RELATED STORY:  The Agile Project wins approval for nation’s largest relocation of wallabies after three-year battle

 

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Sometimes sad and unfair things happen (Vic)

wombat-ill-treatment-Chris-Lehmann

I HAVE BEEN TREATING this wombat for sarcoptic mange since early June. The 2nd major treatment was yesterday afternoon, when myself and the local landowners were enjoying seeing the improved condition and alertness of this animal. She was definitely on the road back to normal.

Julie, who is the landowner, contacted me this afternoon because she found our dear wombat dead on the grass. Someone had deliberately run over her while she was eating grass. The tyre tracks are pretty obvious.

— Chris Lehmann, Facebook post. 23 July 2020

 

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Three days at a border fireground (Vic, NSW)

corryong-fire-grounds

AWPC committee member and long-time wildlife rescuer Chris Lehmann spent three days on the post-fire ground between between Victoria and NSW around Albury and Corryong in early February.  Here is his first hand initial report and also a youtube clip from that journey.

The new AWPC committee supports all community efforts to help bring emergency assistance, including food and water drops, to fire survivors as well as to areas that are so dry that animals have lost their natural sustenance (and that might burn next!)

State governments in Victoria and NSW have yet to take leadership or action on helping the wildlife survivors bar a few well-publiced food drops to endangered wallabies.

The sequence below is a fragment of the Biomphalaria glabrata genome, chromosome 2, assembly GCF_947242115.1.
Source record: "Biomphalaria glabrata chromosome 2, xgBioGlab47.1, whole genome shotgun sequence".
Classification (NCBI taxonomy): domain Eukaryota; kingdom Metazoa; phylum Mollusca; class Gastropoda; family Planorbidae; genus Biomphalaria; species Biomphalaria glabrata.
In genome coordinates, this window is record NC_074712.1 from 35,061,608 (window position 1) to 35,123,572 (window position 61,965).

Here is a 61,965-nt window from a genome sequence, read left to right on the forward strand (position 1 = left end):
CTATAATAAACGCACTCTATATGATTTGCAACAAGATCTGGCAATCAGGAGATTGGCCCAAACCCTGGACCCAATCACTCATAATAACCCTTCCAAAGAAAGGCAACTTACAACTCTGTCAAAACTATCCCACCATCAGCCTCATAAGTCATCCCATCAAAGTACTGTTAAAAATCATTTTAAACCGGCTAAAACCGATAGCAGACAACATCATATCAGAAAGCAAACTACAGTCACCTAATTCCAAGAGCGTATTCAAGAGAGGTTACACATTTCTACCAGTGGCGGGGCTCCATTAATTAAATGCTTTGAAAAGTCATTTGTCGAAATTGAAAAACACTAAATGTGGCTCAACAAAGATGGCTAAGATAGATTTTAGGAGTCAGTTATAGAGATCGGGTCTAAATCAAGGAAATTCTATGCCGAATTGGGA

Landholders and the wider community, including volunteers from overseas are leading the way with generosity and dedication.


My first expression of what I saw at Corryong:

Longing for life

We spent 3 days in the fire grounds of Corryong, some 30 days after Corryong was evacuated because of the fire storms that had destroyed Woormargama, Burrowa, Pine, and Mittamatite Forests plus much of the farmland and many homes around.

We were searching for life.

Mt Mittamatite is a local mountain forest covering about 100 square kms. There might have been 100,000+ furred and feathered animals living on just Mt Mittamatite. Now, 30 days later, as a result of daily searches (over the last few weeks) well into the early hours of the morning, a local wildlife carer estimates there is 50–100 animals surviving there.

He has identified the very few patches of forest that have enough cover and dregs of food for survival and has committed to providing water and food for those few survivors. Those 50–100 kangaroos, wallabies and wombats will be the genesis of the recovery of the mountain.

Life is there, we found it — but the lack of water and good food is too real.

We need to support these animals for a few months. On Tuesday we [sent] 30–40 bags of carrots up to Bellaboo Wildlife Shelter who will lead the water station and food drop effort.

 


A 2nd report from the Corryong Fire Grounds, February 2020.

(Click above text to link to the written post on the Kangaloola Wildlife Shelter Inc. Facebook page.)